Effects of neuromuscular electrical stimulation on energy expenditure and postprandial metabolism in healthy men

Appl Physiol Nutr Metab. 2021 Aug 17;1-7. doi: 10.1139/apnm-2021-0361. Online ahead of print.


It is unclear whether neuromuscular electrical stimulation (NMES) has meaningful metabolic effects when users have the opportunity to self-select the intensity to one that can be comfortably tolerated. Nine healthy men aged 28 ± 9 y (mean ± SD) with a body mass index 22.3 ± 2.3 kg/m2 completed 3 trials involving a 2-h oral glucose tolerance test whilst, in a randomised counterbalanced order, (1) sitting motionless (SIT), (2) standing motionless (STAND); and (3) sitting motionless with NMES of quadriceps and calves at a self-selected tolerable intensity. The mean (95% confidence interval [CI]) total energy expenditure was greater in the NMES trial (221 [180-262] kcal/2 h) and STAND trial (178 [164-191] kcal/2 h) than during SIT (159 [150-167] kcal/2 h) (both, p < 0.05). This was primarily driven by an increase in carbohydrate oxidation in the NMES and STAND trials compared with the SIT trial (p < 0.05). Postprandial insulin iAUC was lower in both NMES and STAND compared with SIT (16.4 [7.7-25.1], 17 [7-27] and 22.6 [10.8-34.4] nmol·120 min/L, respectively; both, p < 0.05). Compared with sitting, both NMES and STAND increased energy expenditure and whole-body carbohydrate oxidation and reduced postprandial insulin concentrations in healthy men, with more pronounced effects seen with NMES. Self-selected NMES is a potential strategy for improving metabolic health. This trial is registered at ClinicalTrials.gov (ID: NCT04389736). Novelty: NMES at a comfortable intensity enhances energy expenditure and carbohydrate oxidation, and reduces postprandial insulinemia. Thus, self-selected NMES represents a potential strategy to improve metabolic health.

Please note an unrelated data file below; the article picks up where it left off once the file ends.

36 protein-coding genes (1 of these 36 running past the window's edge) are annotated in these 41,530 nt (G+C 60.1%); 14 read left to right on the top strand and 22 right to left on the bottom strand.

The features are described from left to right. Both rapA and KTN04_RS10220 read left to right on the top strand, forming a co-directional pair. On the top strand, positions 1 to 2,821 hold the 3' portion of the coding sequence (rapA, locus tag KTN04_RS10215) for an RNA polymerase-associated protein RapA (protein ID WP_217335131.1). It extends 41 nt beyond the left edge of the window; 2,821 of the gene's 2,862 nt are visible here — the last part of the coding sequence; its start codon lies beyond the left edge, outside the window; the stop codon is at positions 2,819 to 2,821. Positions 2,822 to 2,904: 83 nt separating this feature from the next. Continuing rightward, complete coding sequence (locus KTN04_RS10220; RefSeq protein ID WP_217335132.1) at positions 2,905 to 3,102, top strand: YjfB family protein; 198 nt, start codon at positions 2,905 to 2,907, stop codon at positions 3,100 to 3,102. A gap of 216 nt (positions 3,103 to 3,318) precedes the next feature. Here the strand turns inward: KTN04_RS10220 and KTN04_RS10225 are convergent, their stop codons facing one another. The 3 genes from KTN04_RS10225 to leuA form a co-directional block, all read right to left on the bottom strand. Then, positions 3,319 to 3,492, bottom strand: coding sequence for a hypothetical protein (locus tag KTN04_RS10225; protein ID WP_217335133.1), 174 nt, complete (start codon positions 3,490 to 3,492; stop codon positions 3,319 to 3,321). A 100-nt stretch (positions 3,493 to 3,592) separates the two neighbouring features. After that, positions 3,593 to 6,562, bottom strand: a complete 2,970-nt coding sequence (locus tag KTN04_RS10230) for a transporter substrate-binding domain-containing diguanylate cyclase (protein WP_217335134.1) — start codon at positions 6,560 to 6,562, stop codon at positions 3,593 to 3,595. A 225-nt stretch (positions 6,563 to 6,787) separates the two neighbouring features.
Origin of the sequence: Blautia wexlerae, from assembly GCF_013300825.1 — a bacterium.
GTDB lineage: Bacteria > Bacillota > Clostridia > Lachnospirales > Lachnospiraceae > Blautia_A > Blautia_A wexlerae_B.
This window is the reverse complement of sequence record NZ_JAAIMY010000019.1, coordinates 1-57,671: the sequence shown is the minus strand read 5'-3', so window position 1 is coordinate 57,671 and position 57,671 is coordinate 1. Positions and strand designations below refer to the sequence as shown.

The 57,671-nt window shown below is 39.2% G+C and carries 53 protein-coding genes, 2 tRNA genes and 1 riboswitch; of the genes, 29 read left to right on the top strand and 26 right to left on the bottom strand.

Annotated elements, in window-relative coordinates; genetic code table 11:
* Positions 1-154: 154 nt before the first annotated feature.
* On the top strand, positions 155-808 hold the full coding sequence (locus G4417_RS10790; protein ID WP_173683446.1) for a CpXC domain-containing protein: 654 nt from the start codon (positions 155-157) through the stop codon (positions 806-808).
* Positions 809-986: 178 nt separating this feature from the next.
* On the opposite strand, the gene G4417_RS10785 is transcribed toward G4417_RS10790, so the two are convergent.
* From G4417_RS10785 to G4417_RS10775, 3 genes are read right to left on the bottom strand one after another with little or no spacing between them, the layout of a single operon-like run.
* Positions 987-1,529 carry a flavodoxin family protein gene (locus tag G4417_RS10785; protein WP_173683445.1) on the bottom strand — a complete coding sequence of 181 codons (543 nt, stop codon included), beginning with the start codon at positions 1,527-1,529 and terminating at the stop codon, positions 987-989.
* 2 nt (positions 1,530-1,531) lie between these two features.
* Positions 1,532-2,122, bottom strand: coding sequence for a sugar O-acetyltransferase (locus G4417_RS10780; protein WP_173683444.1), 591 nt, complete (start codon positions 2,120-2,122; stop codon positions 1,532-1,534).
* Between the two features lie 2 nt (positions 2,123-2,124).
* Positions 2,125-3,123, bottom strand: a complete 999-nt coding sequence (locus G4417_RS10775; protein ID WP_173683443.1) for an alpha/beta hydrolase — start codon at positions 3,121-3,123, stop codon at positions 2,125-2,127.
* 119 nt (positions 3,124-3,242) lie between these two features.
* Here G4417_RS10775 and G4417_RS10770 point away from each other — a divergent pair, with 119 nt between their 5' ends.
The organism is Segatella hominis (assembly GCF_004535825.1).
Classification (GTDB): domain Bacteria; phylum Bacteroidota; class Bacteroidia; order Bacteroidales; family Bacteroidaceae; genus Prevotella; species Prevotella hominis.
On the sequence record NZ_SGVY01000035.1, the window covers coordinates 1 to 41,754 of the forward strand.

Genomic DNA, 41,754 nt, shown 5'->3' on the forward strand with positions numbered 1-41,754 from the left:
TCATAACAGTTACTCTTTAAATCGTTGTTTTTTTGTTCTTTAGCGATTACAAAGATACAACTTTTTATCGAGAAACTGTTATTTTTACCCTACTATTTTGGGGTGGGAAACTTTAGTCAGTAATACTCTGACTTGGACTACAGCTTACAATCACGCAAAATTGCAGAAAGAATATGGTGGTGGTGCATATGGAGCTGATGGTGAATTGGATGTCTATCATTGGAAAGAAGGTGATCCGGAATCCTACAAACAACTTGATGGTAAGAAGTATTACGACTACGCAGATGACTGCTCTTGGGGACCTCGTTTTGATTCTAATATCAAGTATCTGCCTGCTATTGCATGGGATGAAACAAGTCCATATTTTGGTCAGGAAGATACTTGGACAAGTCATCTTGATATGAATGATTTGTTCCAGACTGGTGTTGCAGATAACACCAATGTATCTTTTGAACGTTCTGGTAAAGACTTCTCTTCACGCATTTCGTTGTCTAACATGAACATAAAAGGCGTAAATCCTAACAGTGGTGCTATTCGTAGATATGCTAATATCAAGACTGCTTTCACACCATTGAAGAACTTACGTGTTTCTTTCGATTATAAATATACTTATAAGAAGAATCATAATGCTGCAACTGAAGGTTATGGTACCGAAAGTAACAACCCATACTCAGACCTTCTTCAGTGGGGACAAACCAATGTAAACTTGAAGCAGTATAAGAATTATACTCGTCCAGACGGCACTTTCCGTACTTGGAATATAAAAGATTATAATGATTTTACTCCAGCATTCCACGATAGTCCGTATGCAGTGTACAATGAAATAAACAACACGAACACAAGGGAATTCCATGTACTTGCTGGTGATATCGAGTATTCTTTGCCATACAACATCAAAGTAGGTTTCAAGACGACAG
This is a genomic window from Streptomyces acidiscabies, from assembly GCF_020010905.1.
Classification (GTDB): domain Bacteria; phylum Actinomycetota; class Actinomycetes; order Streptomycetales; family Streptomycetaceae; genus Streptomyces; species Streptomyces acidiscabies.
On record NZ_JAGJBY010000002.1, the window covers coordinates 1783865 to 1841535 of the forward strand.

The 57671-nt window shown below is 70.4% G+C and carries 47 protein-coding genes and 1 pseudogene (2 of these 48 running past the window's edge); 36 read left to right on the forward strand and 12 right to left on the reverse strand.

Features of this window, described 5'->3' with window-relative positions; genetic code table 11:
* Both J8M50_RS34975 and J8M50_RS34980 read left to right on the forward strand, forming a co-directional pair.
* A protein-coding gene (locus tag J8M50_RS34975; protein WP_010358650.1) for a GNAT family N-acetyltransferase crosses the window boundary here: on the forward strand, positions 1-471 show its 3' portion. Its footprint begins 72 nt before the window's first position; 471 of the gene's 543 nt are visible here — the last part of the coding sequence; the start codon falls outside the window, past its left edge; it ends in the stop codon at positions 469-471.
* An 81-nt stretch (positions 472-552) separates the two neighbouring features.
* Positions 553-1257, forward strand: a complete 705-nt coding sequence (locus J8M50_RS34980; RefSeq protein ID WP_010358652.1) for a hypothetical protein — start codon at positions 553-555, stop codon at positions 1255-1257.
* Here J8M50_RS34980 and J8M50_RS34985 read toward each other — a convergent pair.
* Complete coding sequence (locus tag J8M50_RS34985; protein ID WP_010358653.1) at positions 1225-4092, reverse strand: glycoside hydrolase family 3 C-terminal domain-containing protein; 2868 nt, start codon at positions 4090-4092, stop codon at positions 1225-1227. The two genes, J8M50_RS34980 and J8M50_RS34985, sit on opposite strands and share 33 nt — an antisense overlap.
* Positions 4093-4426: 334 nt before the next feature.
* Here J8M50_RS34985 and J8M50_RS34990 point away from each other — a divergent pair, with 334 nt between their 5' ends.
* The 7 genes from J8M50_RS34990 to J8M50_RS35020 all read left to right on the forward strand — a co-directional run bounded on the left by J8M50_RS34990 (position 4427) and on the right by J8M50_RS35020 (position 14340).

Keywords: NMES; carbohydrate oxidation; contrôle de la glycémie; debout; glucose control; insulin resistance; oxydation des glucides; résistance à l’insuline; standing.

Associated data

  • ClinicalTrials.gov/NCT04389736